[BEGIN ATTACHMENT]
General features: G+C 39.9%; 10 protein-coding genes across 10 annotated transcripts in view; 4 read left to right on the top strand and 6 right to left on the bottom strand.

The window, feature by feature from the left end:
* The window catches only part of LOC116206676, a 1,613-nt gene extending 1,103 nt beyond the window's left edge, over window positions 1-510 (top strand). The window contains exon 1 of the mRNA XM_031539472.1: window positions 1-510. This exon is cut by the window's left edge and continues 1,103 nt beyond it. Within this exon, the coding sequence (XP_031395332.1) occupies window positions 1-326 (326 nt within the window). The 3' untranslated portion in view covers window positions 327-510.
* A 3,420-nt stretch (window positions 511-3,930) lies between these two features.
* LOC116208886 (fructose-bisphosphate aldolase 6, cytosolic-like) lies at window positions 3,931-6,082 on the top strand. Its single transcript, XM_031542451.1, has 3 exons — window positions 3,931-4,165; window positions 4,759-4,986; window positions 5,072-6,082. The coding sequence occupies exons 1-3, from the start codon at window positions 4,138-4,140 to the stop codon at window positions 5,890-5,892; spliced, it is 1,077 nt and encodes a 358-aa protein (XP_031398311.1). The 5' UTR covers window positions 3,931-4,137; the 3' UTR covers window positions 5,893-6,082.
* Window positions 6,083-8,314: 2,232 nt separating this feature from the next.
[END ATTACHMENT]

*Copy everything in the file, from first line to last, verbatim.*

General features: G+C 39.9%; 10 protein-coding genes across 10 annotated transcripts in view; 4 read left to right on the top strand and 6 right to left on the bottom strand.

The window, feature by feature from the left end:
* The window catches only part of LOC116206676, a 1,613-nt gene extending 1,103 nt beyond the window's left edge, over window positions 1-510 (top strand). The window contains exon 1 of the mRNA XM_031539472.1: window positions 1-510. This exon is cut by the window's left edge and continues 1,103 nt beyond it. Within this exon, the coding sequence (XP_031395332.1) occupies window positions 1-326 (326 nt within the window). The 3' untranslated portion in view covers window positions 327-510.
* A 3,420-nt stretch (window positions 511-3,930) lies between these two features.
* LOC116208886 (fructose-bisphosphate aldolase 6, cytosolic-like) lies at window positions 3,931-6,082 on the top strand. Its single transcript, XM_031542451.1, has 3 exons — window positions 3,931-4,165; window positions 4,759-4,986; window positions 5,072-6,082. The coding sequence occupies exons 1-3, from the start codon at window positions 4,138-4,140 to the stop codon at window positions 5,890-5,892; spliced, it is 1,077 nt and encodes a 358-aa protein (XP_031398311.1). The 5' UTR covers window positions 3,931-4,137; the 3' UTR covers window positions 5,893-6,082.
* Window positions 6,083-8,314: 2,232 nt separating this feature from the next.